This month we interview Katrin Rajasaare manager of the Tallinn cinema Artis.
1. What is the biggest challenge of running a cinema such as yours??
The biggest challenge is to find audiences for mainly European films. Although this topic is not new and is constantly discussed, it is still true that American content prevails in our cinemas and especially young audiences are mesmerized by the often cheap entertainment these films provide. I don't object to American films altogether, because there are also some very good films, some of which we also screen. 2. What kinds of films do you prefer to screen and why??
We try to keep a sort of balance between art-house films and more entertaining content, mostly of European origin. Children's films have an important role in our repertoire, but the trick is to screen them continuously, so young people and their parents get used to checking our programme again and again. Also local productions are very important as it gives various formats the possibility to be seen from the big screen. 3. The cinema is home to many festivals, events and film weeks. Why are these important and what do they achieve??
The variety of programming is very important to us. Various events let us programme the classics of world cinema that have not been screened and are not even known in Estonia due to the closed society we had for many years. It also gives us an opportunity to present brand new audiovisual material that would never find screening time on a regular basis. Focusing enables us to spread the word to certain interested target groups and such events bring a lot more audiences to individual screenings than films in the regular programming. I must admit, these events are very expensive to organise, so support from various organisations, co-operation with cultural institutes and festivals organised by other institutions are very welcome. 4. What is role of Europa Cinemas for cinemas such as your cinema and why is it important??
The support from Europa Cinemas has helped to run other small art-house cinemas in Estonia since the end of the 1990s. When we created our first art-house cinema in Tallinn in 2004, the guidelines of Europa Cinemas became an important skeleton on which we built up our own ideas about the kind of cinema we wanted to operate. After our first year, Europa Cinemas awarded us with their annual prize for best young audience activities. We have continued the programming in Europa Cinemas traditions in our new cinema Kino Artis that opened last year. The know-how, possibilities to check your actions with other member cinemas and the idea of bringing your local business to the European level, the feeling that small matters - these are as important as the annual support we have received from Europa Cinemas. 5. How does a cinema like yours serve the local community??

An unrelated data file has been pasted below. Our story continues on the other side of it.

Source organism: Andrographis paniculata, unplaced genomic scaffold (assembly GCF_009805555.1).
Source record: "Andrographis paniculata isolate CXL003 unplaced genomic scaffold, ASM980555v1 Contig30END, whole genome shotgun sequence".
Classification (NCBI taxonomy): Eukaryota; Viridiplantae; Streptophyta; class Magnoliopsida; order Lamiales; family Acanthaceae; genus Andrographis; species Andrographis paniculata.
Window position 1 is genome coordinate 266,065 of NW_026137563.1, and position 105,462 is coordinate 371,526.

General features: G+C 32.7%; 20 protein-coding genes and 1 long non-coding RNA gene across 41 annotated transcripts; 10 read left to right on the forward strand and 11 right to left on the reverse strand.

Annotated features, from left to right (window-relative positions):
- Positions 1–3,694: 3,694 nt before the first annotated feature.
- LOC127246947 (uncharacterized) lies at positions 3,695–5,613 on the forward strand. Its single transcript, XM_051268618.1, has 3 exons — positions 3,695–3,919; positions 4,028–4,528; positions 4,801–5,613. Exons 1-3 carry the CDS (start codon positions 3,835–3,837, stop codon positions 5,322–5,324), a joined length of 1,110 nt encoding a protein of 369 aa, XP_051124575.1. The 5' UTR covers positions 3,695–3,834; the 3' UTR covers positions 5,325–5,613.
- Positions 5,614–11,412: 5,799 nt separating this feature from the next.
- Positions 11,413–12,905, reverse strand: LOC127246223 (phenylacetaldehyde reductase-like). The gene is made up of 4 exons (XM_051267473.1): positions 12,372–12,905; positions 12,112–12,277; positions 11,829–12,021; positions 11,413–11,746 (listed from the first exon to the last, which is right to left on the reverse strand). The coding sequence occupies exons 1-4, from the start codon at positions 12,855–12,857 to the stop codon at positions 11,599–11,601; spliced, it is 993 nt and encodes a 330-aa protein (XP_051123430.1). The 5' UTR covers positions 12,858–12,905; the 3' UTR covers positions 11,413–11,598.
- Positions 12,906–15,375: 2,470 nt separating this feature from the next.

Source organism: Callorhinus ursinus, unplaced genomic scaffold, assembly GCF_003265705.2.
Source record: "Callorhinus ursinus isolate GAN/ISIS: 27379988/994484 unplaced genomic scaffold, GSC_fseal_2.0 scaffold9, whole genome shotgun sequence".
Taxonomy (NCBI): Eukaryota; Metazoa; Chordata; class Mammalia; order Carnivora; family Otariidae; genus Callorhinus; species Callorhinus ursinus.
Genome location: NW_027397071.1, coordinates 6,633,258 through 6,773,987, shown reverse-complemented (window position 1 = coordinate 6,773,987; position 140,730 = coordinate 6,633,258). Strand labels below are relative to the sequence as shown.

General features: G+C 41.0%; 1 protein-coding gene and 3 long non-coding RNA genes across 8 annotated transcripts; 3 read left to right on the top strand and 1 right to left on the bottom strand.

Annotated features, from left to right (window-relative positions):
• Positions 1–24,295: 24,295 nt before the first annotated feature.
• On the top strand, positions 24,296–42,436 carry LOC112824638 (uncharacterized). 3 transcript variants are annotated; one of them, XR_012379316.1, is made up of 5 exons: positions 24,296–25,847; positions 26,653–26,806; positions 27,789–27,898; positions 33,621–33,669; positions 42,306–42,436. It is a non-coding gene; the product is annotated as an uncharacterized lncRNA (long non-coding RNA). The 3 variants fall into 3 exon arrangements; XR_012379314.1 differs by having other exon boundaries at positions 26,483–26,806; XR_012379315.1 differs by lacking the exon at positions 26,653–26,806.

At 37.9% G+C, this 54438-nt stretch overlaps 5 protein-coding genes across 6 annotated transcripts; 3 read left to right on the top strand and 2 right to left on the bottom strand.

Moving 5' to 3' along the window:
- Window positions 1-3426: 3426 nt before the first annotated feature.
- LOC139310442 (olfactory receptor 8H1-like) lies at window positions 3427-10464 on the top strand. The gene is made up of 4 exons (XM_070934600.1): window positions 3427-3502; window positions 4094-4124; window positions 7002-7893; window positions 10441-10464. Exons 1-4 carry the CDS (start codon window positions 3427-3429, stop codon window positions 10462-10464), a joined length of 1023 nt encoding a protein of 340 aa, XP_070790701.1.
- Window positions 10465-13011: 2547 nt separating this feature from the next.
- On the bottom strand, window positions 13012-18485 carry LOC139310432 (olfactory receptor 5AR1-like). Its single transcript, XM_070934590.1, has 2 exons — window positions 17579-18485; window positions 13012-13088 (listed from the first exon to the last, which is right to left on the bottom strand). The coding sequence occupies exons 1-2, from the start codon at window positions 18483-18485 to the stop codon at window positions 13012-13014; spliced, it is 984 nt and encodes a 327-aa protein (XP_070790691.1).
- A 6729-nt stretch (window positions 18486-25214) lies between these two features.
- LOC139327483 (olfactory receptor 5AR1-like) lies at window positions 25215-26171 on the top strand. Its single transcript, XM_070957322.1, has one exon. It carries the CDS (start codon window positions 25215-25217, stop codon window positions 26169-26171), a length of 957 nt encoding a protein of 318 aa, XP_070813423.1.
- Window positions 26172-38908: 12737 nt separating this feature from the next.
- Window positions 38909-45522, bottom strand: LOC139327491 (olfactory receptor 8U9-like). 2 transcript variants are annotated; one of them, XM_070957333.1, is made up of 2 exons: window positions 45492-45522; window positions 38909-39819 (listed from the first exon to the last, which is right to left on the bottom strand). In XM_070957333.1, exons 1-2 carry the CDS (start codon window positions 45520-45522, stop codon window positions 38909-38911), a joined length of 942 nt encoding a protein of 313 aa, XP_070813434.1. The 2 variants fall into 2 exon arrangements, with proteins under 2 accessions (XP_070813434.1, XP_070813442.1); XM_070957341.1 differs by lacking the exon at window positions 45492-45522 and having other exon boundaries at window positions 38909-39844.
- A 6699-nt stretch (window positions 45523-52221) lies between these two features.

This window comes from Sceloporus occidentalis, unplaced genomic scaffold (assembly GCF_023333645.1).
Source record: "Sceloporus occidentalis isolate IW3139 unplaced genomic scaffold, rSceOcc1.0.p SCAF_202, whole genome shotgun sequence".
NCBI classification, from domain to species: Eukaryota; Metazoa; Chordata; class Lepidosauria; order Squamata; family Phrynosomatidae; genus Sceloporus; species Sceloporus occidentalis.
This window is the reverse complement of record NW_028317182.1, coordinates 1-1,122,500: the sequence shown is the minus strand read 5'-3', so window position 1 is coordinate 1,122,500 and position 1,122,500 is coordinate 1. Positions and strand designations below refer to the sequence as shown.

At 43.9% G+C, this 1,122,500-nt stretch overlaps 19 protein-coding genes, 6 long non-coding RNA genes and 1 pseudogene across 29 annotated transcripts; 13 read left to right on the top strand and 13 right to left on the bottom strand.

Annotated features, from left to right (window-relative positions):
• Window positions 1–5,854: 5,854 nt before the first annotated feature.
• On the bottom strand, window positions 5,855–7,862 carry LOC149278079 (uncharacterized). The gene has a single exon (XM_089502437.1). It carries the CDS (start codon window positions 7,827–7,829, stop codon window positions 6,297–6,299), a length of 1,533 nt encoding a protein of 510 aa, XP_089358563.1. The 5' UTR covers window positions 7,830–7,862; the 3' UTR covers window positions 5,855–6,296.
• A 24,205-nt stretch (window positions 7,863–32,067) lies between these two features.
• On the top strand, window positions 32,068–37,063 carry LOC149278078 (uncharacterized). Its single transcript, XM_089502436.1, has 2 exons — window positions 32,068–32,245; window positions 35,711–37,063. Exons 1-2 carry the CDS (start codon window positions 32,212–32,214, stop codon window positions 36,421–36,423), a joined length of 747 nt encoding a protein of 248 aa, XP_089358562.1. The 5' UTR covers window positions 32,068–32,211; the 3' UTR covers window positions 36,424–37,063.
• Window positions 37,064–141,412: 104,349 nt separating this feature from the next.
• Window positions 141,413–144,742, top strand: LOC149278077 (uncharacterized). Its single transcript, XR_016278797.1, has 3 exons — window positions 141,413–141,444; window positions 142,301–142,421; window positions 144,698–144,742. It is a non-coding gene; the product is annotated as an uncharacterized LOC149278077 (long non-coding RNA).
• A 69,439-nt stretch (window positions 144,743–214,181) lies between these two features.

As we are centrally located, our community includes people from all over Tallinn. Kino Artis is more like a flagship of sophisticated programming that spreads the message all around the country. But we have our small scale local activities such a cinema club for youth where they learn how to programme a film event, cinema for seniors, baby cinema, etc. 6. How does the cinema fulfill its role of cultural diversity - maybe you can give some examples such as programming of European films, films from countries outside MEDIA such as Asia, Latin American and in the Mediterranean region??
European films are our daily bread; other regions are discovered mostly through film events. Our local distributors are not offering us many films from outside the MEDIA region. Occasionally we have had the courage to programme films from Kazakhstan or Korea, but the key is to find the balance between various cultures and event formats, and to find audiences for every single film. 7. Can you say something about your work with YOUNG Audiences??
We have continuous special programming for young audiences. One of our most popular film series is "Literary Classics in the Cinema" where we screen film adaptations of classic novels, often with introductions by film or literature experts. Presently the ongoing 7th season is more popular than ever demanding us to hold extra screenings to accommodate all interested school groups; we have even spread it to another town. Another film series we are very proud of is targeted at toddlers - every weekend we screen short animation films on selected topics. After the screening a well-known animation character in costume joins the children to play games. It's just amazing to see how warmly welcomed these real-life animation heroes are by the children. We intend to present films for children in our cinema continuously, but the translation issue makes it difficult to have new films coming in as often as we wish. 8. What about the upcoming digitalisation of cinemas?? How will it affect your work and your cinema??
The digitalisation has already arrived and I hope that we will not be the last to join in. I have high hopes for digitalisation as it widens the possibilities to screen library films and also mount various subtitles to the content without ruining the print. Digitalisation would remove many difficulties that surround the circulation of old 35 mm film prints.
Population: 1.32 m (2018) Total admissions: 3.63 m (2018) Admissions per capita: 2.75 (2018) Admissions domestic films: 647,610 (2018) Total box office: 20.6 m EUR (2018) Average ticket price in EUR: 5.67 (2018) Feature film production: 13 (2018) Number of domestic releases: 28 (2018) Gross box office in EUR: 20.6 m EUR (2018) Market share of domestic films: 16.25% (2018) Number of screens: 103 (2018)Annual state support for film industry: 7.8 m EUR (2018)
Source: Baltic Films
Estonia Admissions Top Ten 2018
(Source Baltic Films)
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